Restore Oregon announced the recipients of its first annual DeMuro Awards today at a benefit reception in Portland. The Award honors extraordinary historic rehabilitation projects and compatible infill development across Oregon – residential and commercial, urban and rural, private and public.
The award is named in honor of Art DeMuro whose redevelopment of historic properties such as Portland’s White Stag Block set the standard for quality, creativity, persistence, and business acumen. Keynote speaker for the ceremony was Portland Mayor Charlie Hales whose remarks focused on the importance of preserving historic places to create livability and economic viability.
Located from Sisters to Astoria, recipients of the 2013 DeMuro Award are:
The Astoria Train Depot (1925), Astoria – restored as the Barbey Maritime Center (2013). An outstanding example of community collaboration, its new use as an instructional center for traditional maritime crafts passes forward the history of Astoria’s waterfront.
The Burkes-Belluschi House (1948), Portland – restored as family residence (2011). The home of internationally renowned Modern architect, Pietro Belluschi, was restored by his son, architect Anthony Belluschi, and expanded with a graceful addition and guest house.
The US Forest Service Ranger Station (1936), Sisters – repurposed as the Fish Inn/Bike Inn (2011). Scheduled to be burned down, a local contractor set an example for the community through their campaign to move and restore this modest ranger’s house as a vacation rental.
Furman Hall (1902), Corvallis – rehabilitated for Oregon State University School of Education (2011). Transformed a beloved-but-obsolete building in OSU’s historic district that was literally falling apart. Seismically unsound and wrapped in netting to protect pedestrians from crumbling sandstone, Furman Hall was structurally rebuilt, its interior redesigned, and sandstone façade replaced in kind.
Hallie Ford Center for Healthy Children & Families, Oregon State University, Corvallis (new 2011). An outstanding example of compatible infill development, this major new building harmonizes beautifully with its neighbors. It makes a distinct statement that’s of its time, yet is complementary in scale, massing, proportion, and materials, enhancing the story of the historic district.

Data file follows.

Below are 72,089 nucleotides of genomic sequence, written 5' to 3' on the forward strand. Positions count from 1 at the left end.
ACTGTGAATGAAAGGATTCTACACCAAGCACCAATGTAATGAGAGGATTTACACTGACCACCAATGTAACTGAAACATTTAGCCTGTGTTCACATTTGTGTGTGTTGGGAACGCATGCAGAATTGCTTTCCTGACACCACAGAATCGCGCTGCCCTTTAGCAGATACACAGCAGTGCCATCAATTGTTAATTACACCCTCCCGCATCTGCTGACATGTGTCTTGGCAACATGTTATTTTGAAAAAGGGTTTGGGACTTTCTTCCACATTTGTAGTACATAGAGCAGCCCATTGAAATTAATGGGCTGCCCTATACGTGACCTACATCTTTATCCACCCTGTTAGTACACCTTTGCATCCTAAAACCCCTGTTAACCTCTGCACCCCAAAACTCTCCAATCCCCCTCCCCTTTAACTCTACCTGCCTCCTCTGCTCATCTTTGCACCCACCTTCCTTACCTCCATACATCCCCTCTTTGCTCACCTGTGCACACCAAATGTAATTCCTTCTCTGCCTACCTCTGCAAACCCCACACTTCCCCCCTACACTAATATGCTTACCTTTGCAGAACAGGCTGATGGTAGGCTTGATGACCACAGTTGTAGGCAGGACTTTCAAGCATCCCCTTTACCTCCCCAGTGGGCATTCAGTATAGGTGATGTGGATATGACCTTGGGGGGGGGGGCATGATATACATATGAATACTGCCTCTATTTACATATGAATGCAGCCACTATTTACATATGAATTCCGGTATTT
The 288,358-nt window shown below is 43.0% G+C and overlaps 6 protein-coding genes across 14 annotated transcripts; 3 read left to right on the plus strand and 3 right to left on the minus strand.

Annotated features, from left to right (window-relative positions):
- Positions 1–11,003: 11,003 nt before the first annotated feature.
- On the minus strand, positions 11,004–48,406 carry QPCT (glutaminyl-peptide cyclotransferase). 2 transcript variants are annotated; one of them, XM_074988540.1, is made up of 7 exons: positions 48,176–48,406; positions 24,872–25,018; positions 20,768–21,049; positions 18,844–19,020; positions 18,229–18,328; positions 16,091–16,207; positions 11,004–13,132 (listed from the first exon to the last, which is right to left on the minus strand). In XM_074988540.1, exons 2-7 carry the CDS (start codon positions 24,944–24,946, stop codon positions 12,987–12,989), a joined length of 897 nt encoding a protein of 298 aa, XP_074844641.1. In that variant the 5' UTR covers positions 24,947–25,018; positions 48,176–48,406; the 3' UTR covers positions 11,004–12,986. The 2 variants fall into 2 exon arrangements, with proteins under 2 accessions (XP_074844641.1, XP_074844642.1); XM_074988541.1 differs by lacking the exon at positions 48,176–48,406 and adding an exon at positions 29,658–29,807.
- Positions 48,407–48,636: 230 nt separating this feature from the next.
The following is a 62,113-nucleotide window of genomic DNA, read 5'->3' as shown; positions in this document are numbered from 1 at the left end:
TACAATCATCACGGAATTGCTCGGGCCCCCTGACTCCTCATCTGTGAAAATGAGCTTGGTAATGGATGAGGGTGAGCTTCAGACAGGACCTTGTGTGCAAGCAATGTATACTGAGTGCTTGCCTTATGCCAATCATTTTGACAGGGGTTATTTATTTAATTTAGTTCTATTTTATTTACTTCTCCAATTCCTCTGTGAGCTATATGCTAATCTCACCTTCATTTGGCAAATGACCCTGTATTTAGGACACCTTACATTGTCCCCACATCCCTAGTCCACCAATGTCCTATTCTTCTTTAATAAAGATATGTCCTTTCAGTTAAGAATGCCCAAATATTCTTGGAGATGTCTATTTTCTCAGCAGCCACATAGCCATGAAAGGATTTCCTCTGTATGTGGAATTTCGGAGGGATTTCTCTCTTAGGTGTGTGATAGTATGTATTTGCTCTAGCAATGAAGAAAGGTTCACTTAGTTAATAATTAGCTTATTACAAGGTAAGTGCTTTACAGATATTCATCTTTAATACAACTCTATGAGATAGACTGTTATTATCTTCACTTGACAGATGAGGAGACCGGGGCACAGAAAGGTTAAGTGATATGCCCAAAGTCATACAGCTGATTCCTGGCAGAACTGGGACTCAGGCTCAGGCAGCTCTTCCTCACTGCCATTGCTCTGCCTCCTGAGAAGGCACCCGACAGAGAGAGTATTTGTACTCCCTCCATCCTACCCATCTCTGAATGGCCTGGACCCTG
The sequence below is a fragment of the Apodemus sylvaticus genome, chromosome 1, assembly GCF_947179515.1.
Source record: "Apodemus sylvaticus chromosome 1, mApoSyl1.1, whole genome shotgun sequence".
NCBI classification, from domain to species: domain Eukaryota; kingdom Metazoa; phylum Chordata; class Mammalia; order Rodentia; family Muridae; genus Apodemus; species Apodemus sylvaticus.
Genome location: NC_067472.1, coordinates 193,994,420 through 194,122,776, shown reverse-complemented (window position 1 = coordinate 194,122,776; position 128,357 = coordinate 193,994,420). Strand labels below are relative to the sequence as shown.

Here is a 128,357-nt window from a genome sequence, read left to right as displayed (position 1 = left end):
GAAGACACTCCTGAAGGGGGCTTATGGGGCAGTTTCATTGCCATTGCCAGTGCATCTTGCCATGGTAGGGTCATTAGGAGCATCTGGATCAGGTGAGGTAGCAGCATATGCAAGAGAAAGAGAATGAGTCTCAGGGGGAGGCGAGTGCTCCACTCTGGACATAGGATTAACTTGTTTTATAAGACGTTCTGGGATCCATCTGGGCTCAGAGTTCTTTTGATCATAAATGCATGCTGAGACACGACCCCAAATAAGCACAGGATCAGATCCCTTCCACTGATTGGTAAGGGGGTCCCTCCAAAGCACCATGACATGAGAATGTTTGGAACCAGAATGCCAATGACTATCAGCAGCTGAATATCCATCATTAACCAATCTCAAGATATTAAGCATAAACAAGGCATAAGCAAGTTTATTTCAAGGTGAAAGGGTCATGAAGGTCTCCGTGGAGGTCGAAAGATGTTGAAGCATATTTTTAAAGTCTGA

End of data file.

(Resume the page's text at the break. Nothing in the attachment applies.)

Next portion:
The Ladd Carriage House (1883), Portland – repurposed as the Raven & Rose Restaurant (2012). Originally an elegant carriage house, this property evolved into retail space, office space, and finally a restaurant. From beginning to end, this is a story of persistence and good will, from the property owner and developers, the preservation community and design team, to the restaurateur who stepped forward and saw it to completion.
The Oswego Iron Furnace, (1866) Lake Oswego – restored as educational and tourism destination (2010). This project reconnected a community with its industrial roots and restored the last known blast furnace west of the Rockies. What once provided the iron that built the Pacific Northwest now serves as an important educational and heritage tourism center.
“The purpose of the DeMuro Awards is to celebrate those who steward Oregon’s historic places with particular excellence, persistence, and impact,” says Restore Oregon Executive Director, Peggy Moretti. “These are examples of what is possible and we hope the lessons learned on these projects can inform and inspire others across the state.”
More in-depth stories on each DeMuro Award project will be posted in the Restore Oregon newsroom in the weeks ahead. The custom stoneware awards were designed and donated by LoneSomeVille Pottery. DeMuro Awards sponsored by: